As long as Americans keep spending, the economy is all but certain to sidestep a recession in 2020 for a record 11th straight year.
The crucial question is, can they? And the answer seems to be, quite clearly, yes.
What’s put a sturdy foundation under the economy is the best labor market in decades. The U.S. added 145,000 new jobs in December to cap off the ninth straight year in which the economy created more than 2 million new jobs.
All the new hiring over the last decade has pushed the unemployment rate down to a 50-year low of 3.5%. If it goes any lower, the jobless rate would hit a bottom last reached during the Eisenhower presidency in the early 1950s.
The pace of household spending in 2020, however, could take a step back if the recent deterioration in wage growth persists.
The increase in hourly pay over the past 12 months fell below 3% in December for the first time in a year and a half, reflecting a shift in hiring toward lower paying jobs. Yearly wage growth peaked at 3.4% last spring and has been drifting lower ever since.
The surprising slowdown in the growth of worker wages will “make it harder for consumers to keep spending at their 2019 pace in 2020,” said Scott Anderson, chief economist at Bank of the West.
But spend they will.
Secure in their jobs, Americans are still quite confident in the economy, surveys show. They appeared to have boosted spending during the holiday season at decent clip, unlike a year ago when the government was partially shut down and the stock market briefly tumbled on fears of a recession.
Economists polled by MarketWatch predict retail sales in December likely rose around 0.4%. The government’s retail postmortem, the capstone in a big week of economic reports, is published next Thursday.
If that’s not enough, the Federal Reserve cut the cost of borrowing in the second half of last year. Stocks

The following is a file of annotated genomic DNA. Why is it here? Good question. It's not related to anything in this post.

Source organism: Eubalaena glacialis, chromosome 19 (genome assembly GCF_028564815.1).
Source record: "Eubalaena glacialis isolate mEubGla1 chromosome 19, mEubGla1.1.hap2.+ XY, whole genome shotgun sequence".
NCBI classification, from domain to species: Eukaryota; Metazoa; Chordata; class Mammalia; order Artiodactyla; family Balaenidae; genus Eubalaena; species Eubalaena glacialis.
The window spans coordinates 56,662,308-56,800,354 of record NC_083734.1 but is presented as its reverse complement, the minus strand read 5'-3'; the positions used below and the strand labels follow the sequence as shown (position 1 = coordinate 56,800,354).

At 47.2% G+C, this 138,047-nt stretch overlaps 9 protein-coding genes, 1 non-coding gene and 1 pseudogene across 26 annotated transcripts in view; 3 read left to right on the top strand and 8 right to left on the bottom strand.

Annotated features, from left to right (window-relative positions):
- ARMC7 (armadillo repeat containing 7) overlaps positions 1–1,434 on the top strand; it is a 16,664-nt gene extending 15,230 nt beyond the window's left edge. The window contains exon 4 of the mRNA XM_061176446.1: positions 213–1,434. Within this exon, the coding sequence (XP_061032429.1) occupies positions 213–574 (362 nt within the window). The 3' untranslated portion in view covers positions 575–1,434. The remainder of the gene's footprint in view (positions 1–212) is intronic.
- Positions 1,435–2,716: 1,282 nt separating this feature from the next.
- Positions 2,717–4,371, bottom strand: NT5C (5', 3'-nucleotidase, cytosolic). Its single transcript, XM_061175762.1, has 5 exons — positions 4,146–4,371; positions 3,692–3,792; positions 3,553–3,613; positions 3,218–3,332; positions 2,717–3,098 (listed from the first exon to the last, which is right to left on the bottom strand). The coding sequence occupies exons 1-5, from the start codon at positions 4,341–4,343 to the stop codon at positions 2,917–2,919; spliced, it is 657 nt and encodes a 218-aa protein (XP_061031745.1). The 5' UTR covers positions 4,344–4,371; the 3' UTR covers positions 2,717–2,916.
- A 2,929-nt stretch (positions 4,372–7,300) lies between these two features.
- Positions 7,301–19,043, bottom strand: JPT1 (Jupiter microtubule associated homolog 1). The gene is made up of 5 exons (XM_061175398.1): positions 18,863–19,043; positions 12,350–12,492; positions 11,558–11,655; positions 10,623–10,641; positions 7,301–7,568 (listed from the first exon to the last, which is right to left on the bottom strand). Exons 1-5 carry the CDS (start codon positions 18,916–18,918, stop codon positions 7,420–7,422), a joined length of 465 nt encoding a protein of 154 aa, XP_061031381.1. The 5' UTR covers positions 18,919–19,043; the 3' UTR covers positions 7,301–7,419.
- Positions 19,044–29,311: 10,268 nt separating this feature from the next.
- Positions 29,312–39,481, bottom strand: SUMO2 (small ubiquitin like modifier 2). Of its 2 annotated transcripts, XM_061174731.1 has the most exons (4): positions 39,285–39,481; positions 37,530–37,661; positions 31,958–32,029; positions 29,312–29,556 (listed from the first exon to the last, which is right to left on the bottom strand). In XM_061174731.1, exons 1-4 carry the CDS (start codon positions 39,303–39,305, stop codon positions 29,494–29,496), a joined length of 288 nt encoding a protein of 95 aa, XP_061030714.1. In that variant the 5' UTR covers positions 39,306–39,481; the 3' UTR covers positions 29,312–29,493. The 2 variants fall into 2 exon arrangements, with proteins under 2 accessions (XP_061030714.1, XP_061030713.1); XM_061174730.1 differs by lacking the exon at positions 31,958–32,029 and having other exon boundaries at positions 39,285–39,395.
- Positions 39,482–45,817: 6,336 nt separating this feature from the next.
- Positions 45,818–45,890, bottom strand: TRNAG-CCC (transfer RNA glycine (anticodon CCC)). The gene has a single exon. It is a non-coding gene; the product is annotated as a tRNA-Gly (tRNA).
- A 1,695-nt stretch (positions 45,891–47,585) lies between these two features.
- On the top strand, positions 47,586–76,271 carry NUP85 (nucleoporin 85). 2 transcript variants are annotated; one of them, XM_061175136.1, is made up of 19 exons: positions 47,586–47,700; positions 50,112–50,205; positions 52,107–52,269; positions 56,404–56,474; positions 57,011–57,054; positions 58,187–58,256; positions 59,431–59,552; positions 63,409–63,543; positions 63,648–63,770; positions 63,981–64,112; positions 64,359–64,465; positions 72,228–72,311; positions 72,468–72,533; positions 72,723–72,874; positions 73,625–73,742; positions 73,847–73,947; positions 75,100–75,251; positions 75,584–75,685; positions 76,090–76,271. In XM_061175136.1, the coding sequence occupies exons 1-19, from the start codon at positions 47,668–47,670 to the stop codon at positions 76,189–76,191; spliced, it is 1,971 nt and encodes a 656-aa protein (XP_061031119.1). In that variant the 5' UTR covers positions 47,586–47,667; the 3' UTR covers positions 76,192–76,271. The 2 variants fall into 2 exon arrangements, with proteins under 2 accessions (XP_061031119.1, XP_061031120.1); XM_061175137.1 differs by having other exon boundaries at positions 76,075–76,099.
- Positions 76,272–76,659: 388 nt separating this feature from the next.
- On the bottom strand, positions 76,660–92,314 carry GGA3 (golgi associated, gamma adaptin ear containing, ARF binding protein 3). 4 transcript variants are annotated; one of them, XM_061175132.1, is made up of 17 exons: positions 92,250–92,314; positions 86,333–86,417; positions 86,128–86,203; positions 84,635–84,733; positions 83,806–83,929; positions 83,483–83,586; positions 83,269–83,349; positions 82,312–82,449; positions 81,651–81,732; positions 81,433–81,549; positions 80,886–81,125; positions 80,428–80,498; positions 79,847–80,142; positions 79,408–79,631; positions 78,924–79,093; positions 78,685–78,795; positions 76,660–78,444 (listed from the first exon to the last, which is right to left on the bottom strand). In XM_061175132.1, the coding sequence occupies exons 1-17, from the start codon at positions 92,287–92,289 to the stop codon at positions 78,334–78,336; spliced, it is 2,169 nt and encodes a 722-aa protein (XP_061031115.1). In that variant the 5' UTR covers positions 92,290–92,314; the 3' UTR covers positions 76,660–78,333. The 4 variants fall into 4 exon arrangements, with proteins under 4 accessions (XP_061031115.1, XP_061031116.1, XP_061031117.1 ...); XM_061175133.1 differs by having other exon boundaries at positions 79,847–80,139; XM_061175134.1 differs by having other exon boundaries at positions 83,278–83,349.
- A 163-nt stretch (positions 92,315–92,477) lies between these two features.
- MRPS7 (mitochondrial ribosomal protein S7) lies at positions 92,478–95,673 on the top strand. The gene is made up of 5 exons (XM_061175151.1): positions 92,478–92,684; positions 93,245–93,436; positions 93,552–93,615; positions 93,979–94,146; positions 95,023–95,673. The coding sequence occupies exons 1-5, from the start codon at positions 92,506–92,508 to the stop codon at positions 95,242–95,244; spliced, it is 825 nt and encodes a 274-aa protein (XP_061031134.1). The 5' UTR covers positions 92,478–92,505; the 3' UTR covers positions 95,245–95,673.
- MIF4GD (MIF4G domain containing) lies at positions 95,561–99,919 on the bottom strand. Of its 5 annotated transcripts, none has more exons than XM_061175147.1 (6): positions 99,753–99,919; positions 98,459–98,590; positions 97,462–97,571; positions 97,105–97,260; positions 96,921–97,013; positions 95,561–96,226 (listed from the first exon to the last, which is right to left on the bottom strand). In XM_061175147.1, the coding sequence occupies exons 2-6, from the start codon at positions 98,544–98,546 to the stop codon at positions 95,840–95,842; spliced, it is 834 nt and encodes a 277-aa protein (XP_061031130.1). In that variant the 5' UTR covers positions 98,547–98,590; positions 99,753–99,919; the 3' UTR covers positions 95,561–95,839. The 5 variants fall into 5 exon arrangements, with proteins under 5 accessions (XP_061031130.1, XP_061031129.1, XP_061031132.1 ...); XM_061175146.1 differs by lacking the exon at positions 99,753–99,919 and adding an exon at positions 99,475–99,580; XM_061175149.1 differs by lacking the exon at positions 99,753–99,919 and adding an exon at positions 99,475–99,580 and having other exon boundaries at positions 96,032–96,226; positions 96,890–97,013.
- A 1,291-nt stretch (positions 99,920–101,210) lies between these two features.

keep hitting fresh record highs. And the Trump administration struck a deal with China that reduces to a simmer a trade dispute between the world’s two largest economies that nearly boiled over last summer.
“The economy looks to head into the new decade with a little more zip than we thought,” said senior economist Sal Guatieri of BMO Capital Markets. “While this may not foreshadow another decade of uninterrupted growth, it should keep recession fears at bay.”
The Fed is widely expected to keep U.S. interest rates low for quite some time, perhaps another year or even longer. The erosion in wage growth is just the latest sign showing that inflation poses little or no threat to the economy despite the tightest labor market in half a century.
A trio of readings this week on consumer, wholesale and import prices are all expected to reinforce the idea that inflation remains low — too low for many senior Fed officials. They’d like to see inflation creep above their 2% target and stay there for awhile.
For now it doesn’t appear to be in the cards.
The state of heavy industry is also likely to disappoint in a handful of surveys of manufacturers. They have borne the brunt of the trade war with China.
Many firms scaled back production, investment and hiring in 2019 to cope with lower exports or higher costs of raw materials. Even the partial U.S. trade agreement with China probably won’t give them much of a lift in light of the wide rift between the two economic superpowers.
In short, 2020 is shaping up to be much like 2019: Consumers once again hold the key too how well the economy performs.